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Methods for Literature Searches

Below is the protocol each person used while searching for papers containing mammalian sleep quotas.

  1. We found papers or articles that had EEG sleep data on a mammal. That meant that for this search we were not interested in papers on sleep in birds, reptiles etc. Nor were we interested in papers on sleep in cats, rats, mice, or humans as we already had those data. Finally, we were not interested in papers on sleep in a mammal unless it had some measure or estimate of what we were calling REM and NREM sleep “quotas.” Sleep quotas refer to the amount of time (out of 24 hours or out of total sleep time reported in the paper) that an animal spends in REM and in NREM sleep. Sleep quotas were derived from EEG or non-EEG (e.g., actigraphic) techniques. There were even papers where sleep quotas were measured simply with observational techniques (timing eye movements or unilateral eye closure). Because the latter two measures were less accurate than EEG measures, they received lower quality scores when the paper was scored for data quality. We, nevertheless, included data on these sleep quotas.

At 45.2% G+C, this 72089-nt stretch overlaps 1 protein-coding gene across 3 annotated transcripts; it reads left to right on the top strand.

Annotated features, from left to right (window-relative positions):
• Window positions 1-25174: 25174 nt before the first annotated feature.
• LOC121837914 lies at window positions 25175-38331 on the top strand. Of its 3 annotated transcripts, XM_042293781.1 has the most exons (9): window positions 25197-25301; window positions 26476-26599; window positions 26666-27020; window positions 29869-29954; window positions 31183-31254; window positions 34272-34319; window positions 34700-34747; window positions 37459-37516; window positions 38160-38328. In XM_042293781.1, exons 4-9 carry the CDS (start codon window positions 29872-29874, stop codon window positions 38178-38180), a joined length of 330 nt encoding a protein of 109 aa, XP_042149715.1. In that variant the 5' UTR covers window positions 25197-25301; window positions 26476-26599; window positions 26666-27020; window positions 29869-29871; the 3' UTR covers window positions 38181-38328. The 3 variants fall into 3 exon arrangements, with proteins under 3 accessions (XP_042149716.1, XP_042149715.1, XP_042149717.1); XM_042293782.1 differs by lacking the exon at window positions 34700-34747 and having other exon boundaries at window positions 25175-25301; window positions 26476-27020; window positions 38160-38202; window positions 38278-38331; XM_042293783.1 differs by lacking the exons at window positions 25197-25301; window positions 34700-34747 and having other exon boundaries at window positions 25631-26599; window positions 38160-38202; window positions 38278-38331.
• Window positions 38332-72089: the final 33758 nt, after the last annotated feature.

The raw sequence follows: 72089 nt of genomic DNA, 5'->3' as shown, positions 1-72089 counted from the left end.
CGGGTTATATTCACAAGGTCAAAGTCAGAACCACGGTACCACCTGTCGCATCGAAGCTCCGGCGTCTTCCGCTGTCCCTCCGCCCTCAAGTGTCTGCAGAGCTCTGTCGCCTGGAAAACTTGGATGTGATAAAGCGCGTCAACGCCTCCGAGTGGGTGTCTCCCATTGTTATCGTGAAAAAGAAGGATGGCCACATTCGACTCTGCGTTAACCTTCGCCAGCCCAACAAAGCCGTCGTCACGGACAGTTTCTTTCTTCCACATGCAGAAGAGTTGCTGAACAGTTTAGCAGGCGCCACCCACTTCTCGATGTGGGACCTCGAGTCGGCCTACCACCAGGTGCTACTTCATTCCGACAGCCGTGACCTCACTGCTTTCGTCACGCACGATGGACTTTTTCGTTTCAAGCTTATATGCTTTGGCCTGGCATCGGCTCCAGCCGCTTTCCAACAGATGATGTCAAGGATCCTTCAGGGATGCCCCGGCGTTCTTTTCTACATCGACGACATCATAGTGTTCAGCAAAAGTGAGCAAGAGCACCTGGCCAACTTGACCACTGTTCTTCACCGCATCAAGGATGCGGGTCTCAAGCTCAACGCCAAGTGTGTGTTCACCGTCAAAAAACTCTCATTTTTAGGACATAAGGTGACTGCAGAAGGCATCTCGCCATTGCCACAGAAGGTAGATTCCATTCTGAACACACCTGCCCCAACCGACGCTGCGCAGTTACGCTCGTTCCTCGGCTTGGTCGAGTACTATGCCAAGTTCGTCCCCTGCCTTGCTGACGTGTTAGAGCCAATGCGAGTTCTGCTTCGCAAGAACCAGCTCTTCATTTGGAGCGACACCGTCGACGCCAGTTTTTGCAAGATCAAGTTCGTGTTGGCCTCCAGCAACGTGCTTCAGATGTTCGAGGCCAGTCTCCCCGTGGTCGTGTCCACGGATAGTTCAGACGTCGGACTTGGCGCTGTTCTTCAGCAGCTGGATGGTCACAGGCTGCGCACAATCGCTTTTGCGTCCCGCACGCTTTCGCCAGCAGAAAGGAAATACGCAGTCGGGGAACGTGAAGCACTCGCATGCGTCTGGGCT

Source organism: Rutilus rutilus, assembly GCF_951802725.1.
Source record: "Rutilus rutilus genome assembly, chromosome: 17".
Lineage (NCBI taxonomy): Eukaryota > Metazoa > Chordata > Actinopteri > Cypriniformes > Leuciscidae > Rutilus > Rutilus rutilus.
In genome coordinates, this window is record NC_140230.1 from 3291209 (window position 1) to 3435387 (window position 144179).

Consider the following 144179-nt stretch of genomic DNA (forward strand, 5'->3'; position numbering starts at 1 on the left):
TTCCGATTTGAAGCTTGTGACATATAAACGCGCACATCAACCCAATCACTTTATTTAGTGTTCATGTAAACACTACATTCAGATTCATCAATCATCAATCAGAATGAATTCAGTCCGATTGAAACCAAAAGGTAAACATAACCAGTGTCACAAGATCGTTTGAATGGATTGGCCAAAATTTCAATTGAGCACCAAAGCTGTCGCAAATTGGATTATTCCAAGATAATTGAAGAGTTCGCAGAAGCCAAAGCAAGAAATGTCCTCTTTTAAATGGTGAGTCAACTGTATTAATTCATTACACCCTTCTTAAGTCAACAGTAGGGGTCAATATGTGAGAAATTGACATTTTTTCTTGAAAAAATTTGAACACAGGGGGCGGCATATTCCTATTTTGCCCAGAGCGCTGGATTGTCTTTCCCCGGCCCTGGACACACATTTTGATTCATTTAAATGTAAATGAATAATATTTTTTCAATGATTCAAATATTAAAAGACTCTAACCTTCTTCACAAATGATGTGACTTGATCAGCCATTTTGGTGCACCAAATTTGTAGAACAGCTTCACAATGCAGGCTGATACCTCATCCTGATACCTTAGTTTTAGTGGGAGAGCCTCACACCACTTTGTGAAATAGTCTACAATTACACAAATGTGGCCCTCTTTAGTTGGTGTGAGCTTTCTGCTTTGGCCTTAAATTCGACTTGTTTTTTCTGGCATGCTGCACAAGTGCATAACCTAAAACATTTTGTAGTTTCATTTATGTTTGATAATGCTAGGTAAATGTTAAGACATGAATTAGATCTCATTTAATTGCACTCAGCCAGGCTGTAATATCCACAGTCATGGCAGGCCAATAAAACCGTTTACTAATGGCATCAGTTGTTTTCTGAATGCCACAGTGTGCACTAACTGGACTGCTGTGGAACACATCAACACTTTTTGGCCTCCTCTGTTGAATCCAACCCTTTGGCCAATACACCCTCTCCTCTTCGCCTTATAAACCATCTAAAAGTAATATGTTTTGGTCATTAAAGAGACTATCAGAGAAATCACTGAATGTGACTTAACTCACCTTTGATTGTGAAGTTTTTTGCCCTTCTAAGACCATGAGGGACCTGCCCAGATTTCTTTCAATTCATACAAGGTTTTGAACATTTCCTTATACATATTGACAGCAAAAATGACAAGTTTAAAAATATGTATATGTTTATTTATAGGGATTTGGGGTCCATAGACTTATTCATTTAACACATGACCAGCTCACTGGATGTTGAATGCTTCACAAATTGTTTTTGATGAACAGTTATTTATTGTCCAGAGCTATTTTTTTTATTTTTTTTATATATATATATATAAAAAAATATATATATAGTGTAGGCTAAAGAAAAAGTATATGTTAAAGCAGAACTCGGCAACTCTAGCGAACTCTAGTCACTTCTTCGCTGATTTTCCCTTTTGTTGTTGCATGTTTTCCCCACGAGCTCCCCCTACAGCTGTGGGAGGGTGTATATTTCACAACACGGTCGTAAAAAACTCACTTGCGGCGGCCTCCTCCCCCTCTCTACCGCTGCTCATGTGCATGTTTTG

2. We kept detailed notes (electronic format or in a written journal) of the databases that we searched and the specific searches that were completed. It was useful to print the search screen for a subset of different searches as a record of that particular search for later reference.
  3. We accessed specific databases like Biosis, Medline, PubMed, Web of Science, PsychLit, or some other zoologic database. We found it crucial to include the medical databases because they included the names of many useful sleep journals.
  4. We used the following key words (and selected ‘any word anywhere in abstract or title’): sleep, REM, NREM, EEG, electroencephalography, telemetry, actigraphy, active sleep, quiet sleep, spindles, K complex, slow wave sleep, delta wave, sleep rebound, paradoxical sleep. We limited searches to papers published since 1953 (the year REM was discovered).
  5. When the list of abstracts was returned, the abstract was scanned for indications that the paper contained sleep times/quotas. We looked for phrases such as “Time spent in active sleep was…” and references to the use of an EEG.
  6. Whenever there was an indication that the paper reported numerical values/times for sleep states, we did the following: We saved the abstract, keywords, and full reference in an electronic format for later use.
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Phylogeny of Sleep | February 13, 2009

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